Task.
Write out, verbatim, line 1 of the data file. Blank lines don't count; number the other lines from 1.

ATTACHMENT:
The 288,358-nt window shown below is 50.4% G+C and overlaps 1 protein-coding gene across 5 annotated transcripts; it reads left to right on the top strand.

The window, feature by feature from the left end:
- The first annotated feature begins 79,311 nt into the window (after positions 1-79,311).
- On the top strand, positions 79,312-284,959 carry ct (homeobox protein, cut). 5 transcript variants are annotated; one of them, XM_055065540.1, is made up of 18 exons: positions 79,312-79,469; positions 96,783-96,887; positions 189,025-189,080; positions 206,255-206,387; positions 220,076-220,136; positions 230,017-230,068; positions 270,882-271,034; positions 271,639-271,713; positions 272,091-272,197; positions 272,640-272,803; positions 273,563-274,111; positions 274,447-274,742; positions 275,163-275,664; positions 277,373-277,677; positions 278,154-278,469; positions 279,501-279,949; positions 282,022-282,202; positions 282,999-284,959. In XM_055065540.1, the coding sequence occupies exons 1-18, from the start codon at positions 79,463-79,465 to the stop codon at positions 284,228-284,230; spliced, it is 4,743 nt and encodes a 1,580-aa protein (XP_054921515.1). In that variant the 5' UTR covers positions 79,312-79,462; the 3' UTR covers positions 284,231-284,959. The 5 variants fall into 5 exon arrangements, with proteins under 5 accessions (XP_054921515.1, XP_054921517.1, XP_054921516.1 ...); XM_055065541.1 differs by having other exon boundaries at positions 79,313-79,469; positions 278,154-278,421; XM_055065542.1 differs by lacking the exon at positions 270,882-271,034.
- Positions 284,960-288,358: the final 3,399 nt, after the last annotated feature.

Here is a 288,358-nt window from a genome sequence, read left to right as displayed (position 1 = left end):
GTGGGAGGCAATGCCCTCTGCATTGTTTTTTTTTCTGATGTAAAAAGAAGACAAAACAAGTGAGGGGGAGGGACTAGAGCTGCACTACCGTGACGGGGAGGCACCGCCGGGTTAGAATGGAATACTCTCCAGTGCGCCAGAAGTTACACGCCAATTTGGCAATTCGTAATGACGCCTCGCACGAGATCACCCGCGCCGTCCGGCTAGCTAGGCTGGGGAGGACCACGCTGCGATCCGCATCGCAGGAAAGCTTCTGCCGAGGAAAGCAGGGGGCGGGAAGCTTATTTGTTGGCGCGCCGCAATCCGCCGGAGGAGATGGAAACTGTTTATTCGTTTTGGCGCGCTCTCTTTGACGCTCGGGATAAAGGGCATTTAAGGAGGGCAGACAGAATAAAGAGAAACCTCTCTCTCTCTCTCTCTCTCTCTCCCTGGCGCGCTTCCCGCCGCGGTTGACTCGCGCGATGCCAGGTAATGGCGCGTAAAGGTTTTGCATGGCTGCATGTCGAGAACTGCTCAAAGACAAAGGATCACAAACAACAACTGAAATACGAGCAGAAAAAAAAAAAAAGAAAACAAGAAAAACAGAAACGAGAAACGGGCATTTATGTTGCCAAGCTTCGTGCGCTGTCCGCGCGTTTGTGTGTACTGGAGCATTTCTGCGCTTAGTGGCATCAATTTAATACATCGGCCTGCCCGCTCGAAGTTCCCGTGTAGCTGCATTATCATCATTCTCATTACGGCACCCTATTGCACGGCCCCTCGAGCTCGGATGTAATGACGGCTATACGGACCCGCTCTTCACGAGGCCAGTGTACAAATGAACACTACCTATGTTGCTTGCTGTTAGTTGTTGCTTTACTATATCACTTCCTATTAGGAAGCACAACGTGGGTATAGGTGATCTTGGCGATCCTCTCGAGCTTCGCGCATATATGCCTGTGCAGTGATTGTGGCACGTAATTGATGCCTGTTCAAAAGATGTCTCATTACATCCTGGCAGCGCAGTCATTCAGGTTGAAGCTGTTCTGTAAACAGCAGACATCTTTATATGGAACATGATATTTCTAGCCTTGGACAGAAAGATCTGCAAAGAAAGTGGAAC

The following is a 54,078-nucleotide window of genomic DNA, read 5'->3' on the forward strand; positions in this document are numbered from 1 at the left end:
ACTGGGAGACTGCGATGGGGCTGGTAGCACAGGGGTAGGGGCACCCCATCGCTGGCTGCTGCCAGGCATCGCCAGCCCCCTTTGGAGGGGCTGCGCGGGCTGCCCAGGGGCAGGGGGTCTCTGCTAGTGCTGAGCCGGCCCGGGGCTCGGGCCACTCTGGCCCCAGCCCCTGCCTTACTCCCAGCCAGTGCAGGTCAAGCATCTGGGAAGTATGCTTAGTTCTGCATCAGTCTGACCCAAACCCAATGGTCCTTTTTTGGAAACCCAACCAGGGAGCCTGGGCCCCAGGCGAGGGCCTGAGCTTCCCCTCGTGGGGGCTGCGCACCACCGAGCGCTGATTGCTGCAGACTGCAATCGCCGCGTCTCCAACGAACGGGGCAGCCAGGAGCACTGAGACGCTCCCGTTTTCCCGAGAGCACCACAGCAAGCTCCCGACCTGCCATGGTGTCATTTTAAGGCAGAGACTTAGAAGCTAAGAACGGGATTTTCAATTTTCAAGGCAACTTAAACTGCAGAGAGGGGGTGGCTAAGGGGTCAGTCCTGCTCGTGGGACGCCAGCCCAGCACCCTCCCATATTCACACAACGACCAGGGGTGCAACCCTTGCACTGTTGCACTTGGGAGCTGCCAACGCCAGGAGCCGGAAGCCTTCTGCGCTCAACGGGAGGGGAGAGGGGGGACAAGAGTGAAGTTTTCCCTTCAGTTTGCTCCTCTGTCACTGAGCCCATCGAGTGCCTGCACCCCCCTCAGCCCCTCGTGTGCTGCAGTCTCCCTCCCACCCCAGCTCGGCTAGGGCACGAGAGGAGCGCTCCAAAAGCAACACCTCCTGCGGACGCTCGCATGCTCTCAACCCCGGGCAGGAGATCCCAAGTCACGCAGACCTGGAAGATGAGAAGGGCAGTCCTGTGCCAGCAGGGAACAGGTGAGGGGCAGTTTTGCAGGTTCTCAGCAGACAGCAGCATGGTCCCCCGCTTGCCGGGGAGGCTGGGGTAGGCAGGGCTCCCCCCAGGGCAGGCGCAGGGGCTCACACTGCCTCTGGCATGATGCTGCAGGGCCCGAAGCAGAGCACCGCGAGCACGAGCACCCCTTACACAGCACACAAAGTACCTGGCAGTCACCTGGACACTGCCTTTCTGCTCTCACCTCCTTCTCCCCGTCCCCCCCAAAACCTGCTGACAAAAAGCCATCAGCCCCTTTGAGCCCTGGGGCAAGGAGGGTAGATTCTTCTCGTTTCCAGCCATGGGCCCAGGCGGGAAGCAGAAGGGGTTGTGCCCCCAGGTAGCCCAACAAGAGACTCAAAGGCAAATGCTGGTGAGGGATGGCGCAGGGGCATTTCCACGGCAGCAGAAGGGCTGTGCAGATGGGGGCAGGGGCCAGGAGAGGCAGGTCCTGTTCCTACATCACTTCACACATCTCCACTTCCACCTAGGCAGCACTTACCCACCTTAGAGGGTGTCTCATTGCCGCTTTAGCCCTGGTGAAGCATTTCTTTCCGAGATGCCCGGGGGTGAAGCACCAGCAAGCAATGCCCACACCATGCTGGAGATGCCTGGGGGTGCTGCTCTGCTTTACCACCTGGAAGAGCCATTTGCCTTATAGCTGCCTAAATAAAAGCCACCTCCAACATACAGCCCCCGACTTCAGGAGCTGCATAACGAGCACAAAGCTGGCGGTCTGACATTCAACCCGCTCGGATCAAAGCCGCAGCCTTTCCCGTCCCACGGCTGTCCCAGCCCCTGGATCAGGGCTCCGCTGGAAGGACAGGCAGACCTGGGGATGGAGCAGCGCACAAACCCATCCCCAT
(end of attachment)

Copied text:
The 288,358-nt window shown below is 50.4% G+C and overlaps 1 protein-coding gene across 5 annotated transcripts; it reads left to right on the top strand.